Replaying security: From manual test requests to test scripts

Kalles Group Pen Tester Stan Steenhuis, describes how the investment in constructing custom test requests can be turned into repeatable scripted tests. By adding this process into your pen testing methodology, you can easily develop your existing custom test collection and empower other pen testers on your team to perform these tests.

Discovering a significant new issue in a manual penetration test is traditionally followed by documenting the evidence right after the happy dance and opens the door for the next phase: the creation of a repeatable test recording as a proof of concept for the exploit or finding. Armed with this functional test script you can quickly duplicate the evidence during the out-briefing with the client and the code owners can run the test again without the penetration tester or their fancy tools if the test is scripted in any of the three most common scripting languages: curl, PowerShell or python.

Most of the work is done in manual requestors (crafting a specific POST, PUT or GET) where there is a creation of the offending request that produces the security fail. While I have used the manual request editor in IBM’s Appscan™, OWASP Zap, Charles proxy, Smartbear’s Ready!API (ex-SOAPUI) and POSTMAN; I have found the [Repeater] tab in PortSwigger™’s Burp Suite also has functional support to create the test scripts from the requests in addition to an extensibility extensible API that is extremely rich and powerful where I can code enhancements. The most efficient process in penetration testing is to cast a wide net and sift quickly for rapid discovery by importing the code owners project files (READY!API) or collections (POSTMAN from Google) as well as recorded QA test scripts in Selenium, Fiddler™, or curl from the application owners.

After you have imported a copy of the above-mentioned possible development resources, you can play the tests into your instance of Burp Suite Professional by opening a listener to all interfaces and specify a non-standard port (such as 8081). You can now set your system proxy or, even better, the testing tool’s proxy to use this listener (set to localhost:8081 in the example below)

Proxy configuration screenPlay the traffic from Ready!API, Fiddler™, Postman or the scripts into the burp MITM proxy and then perform your standard manual penetration plan discovery processes and perform an active scan where you configure intelligent entry points for active scanning.

For example, this is the standard test application flow to reproduce an authenticated session security fail below:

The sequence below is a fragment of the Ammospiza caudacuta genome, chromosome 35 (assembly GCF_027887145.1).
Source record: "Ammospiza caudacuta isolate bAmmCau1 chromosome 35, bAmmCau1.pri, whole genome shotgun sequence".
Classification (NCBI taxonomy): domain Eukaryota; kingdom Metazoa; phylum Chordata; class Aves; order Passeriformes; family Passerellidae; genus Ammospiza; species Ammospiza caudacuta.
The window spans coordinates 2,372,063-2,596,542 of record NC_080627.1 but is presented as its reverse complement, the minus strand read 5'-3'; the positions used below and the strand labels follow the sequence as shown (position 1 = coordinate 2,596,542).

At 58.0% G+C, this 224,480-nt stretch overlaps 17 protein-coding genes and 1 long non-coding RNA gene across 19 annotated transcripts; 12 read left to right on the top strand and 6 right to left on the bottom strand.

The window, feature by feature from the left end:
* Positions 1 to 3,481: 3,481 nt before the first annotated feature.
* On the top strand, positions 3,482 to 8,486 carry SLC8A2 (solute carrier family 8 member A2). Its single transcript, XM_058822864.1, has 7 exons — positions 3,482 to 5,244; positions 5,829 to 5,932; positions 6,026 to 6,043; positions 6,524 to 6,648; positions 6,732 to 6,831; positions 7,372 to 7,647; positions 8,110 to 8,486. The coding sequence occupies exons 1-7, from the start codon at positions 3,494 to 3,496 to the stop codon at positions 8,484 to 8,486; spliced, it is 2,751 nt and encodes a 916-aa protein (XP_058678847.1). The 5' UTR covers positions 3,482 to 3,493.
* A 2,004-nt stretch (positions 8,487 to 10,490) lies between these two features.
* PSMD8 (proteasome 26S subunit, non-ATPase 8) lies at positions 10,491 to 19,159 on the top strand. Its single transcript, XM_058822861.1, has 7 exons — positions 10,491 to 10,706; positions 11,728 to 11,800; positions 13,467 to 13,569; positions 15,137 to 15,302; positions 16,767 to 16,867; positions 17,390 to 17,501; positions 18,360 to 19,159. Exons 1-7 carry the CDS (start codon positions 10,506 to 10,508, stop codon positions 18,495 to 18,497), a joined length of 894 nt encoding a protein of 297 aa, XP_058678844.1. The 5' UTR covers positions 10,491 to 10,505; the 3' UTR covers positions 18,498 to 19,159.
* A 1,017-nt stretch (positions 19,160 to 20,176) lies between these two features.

Application flow chartThere should be two open tabs in the burp suite repeater at this point when you have found something “interesting”, the open tab for the request which grants authentication and another tab for the subsequent request which produces the failing response. If your application also fails with immortal cookies or bearer tokens that last for years, you can just generate the code for the test request with a right click by using the reissue request scripting extension and ship it off to or replay it for the delivery recipients. This useful extension is found here on Github:

Using this plugin will let you add PowerShell or Python scripting to the already existing curl functionality built in out of the box. Right clicking inside the request body of the authentication request open tab in repeater after installing the extension will create this popup dialog:

Script generator dialogMost likely there will be a need to reestablish authentication to the application when the test script is replayed later, so the process is to generate the code in the tool extension popup for the authentication request, parse the response from the server for either the session cookies or bearer authorization tokens in the header and then patch the second request downstream in the (also generated) code. In python, the code would look something like this:

1. session = requests.Session()
2. response = session.get("http://targetwebapp/", headers=headers)
3. XSRF_TOKEN = response.headers['Set-Cookie'].split(';')[0]
4. SESSION = response.headers['Set-Cookie'].split(';')[3].split(',')[1].replace(" ", "")

Since you generate the code for the authentication and test requests using the utility, the only effort is to supply the code to make the 2nd request have proper authentication. I usually have such snippets sitting around in notepad++ so I can create the two scripts, edit and paste the code for the session management and then add this test script to my security report delivery folder along with screenshots, XLS pivot tables of findings, my logs, etc.

By adding the appropriate error levels and conditions to reflect what happened [set errorlevel=1 or exit 1] ensures that the test scripts are ready for running in automation frameworks like Jenkins.

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